So what was the next step?

When I first got on tour, I was trying to overcome the battle of learning how to beat my idols—guys I had looked up to since I was a little kid. The biggest thing for me was to really observe what the better guys did and then took what I liked and then molded this nice routine for myself that ended up working out really well. I didn’t expect to win a World Title last year; I was still just trying different things, and then I was really surprised when it actually happened.

Has the weight of being the “World’s Best Surfer” hit you?

It was a wild experience for me. It has been my ultimate dream my whole life to be a World Champion. It seemed pretty far off for a few years there when I was on tour. People say that if you really go after your goals then you can reach them, and that’s what happened to me. It was kind of an eye-opener… like wow. What else do I want to do with my life? I feel like I can accomplish anything.

What else do you have left to strive for?

I’d love to win another World Title so I’m gonna do everything I can to put myself in the best position to do that, but you never know what’s gonna happen. One of my big goals in life is to get a real nice, fast sailboat and sail around the world one day. But I think that’s a little further down the line.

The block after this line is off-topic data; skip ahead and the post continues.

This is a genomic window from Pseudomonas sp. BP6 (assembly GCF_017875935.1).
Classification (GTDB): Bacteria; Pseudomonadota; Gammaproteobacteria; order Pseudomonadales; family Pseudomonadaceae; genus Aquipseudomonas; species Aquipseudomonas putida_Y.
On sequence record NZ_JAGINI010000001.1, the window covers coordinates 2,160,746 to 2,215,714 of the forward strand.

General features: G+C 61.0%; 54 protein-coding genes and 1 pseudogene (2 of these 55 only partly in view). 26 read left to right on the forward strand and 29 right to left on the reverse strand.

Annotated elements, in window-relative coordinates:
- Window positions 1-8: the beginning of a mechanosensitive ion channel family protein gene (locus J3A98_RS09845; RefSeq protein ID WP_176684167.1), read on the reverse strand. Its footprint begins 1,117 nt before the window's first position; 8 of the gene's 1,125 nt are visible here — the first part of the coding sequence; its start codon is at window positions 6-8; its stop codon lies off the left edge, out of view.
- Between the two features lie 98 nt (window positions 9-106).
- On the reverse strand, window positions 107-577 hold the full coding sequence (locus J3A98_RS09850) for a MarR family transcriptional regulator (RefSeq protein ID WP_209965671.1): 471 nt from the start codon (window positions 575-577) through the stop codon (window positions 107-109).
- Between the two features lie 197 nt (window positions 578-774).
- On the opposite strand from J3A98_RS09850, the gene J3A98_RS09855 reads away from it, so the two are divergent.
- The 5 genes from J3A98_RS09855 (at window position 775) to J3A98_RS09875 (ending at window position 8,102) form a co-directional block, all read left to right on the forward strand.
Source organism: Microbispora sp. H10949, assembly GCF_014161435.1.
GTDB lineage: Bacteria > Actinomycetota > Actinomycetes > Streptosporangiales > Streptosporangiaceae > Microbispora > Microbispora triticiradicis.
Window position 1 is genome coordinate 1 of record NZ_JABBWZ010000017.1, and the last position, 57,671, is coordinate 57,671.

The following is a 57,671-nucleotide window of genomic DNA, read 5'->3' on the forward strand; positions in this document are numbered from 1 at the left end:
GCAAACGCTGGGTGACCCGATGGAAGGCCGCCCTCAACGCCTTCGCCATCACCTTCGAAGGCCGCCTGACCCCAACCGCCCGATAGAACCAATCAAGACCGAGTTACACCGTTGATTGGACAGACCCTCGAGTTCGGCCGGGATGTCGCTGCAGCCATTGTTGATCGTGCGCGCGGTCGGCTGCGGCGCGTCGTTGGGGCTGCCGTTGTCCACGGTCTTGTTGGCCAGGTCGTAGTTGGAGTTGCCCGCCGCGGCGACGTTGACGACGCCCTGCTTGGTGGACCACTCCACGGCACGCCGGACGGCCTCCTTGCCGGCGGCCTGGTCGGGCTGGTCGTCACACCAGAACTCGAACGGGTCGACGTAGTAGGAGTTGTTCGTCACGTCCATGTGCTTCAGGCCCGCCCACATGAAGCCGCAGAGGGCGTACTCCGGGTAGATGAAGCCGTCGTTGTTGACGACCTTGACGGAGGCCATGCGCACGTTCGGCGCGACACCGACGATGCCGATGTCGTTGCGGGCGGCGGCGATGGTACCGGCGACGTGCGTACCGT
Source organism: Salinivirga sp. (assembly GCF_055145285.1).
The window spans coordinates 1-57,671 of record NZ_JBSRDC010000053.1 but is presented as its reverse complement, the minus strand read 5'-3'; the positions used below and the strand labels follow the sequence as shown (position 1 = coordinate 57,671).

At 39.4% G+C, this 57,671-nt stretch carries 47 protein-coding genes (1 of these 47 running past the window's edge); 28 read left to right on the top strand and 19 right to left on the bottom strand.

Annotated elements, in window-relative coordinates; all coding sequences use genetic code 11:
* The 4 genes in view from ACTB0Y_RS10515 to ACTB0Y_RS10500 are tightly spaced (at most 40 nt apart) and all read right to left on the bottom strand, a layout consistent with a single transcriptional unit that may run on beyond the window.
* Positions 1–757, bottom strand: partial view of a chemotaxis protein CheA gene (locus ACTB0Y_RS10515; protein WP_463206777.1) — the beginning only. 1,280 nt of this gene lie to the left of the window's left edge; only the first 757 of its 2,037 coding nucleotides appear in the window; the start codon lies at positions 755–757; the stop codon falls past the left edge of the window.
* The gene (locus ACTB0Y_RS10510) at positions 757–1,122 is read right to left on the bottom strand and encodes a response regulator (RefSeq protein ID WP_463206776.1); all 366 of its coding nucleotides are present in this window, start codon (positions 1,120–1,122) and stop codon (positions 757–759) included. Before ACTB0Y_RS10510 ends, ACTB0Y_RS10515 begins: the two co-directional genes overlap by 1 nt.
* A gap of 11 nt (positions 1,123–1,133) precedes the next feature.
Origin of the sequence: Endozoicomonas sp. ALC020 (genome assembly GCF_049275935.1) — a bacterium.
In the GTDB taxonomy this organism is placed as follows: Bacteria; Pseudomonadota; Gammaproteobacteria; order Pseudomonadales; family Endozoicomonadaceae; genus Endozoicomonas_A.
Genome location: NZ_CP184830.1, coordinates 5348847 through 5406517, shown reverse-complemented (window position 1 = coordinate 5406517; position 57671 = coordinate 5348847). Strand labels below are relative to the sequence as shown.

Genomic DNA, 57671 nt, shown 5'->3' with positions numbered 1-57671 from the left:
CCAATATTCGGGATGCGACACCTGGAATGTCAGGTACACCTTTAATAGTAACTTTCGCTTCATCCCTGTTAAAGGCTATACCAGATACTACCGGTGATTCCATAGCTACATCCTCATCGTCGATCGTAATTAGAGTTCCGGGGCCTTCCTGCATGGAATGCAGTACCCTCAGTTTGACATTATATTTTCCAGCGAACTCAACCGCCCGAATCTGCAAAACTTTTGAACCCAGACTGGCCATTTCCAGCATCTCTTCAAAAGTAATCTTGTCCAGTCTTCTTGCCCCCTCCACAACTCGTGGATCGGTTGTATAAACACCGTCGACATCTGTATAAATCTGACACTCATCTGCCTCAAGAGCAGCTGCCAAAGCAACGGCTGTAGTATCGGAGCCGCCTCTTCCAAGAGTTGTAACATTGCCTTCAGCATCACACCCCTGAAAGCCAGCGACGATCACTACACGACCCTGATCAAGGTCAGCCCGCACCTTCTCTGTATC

Has there been a low point in your career?

When I broke my back on Pipeline (in 2011), that was a low point, but also a realization. I was out of the water, and Jesus… it was kind of heavy. It’s crazy how life works; it gives you a lot of ups and downs. After a few months of not surfing, I just wanted to get back in the water no matter what.

Are you cognizant of the danger when you’re on a wave, particularly Pipeline?

There’s definitely a danger to it, but there’s also a danger to driving your car down the street. Surfing Pipeline is scary, but that’s what I do. I’ve grown up surfing, and I’ve grown up surfing that wave. I bet it’s the same for the best snowboarders: they’re going off 100-foot cliffs and are like, “Yeah, it’s dangerous and gnarly, and there are avalanches, but we love it!”

What is your favorite surf trick?

My favorite surf trick is to get a barrel. In any other sport you do, there’s nothing quite like being inside of the wave.

You also have an interest in photography and filmmaking. When did you start taking photographs?

I started taking photographs when I was like 15 or 16 just because my mom did when we were traveling. She always shot film, and she’d come back and develop it. So then I got my own darkroom, and I started shooting film and figuring it out here and there and started having a lot of fun with it. I think it’s a nice escape for me from surfing; it just kind of takes my mind off it for a little bit so I don’t get wrapped up in it completely.

What else have you got going outside of surfing?

If I’m not surfing, then I’m building a boat project, have a beehive or am gardening and growing food. If it’s not one thing then it’s another. It’s hard for me to slow down.

Credits: Production Kim Pollock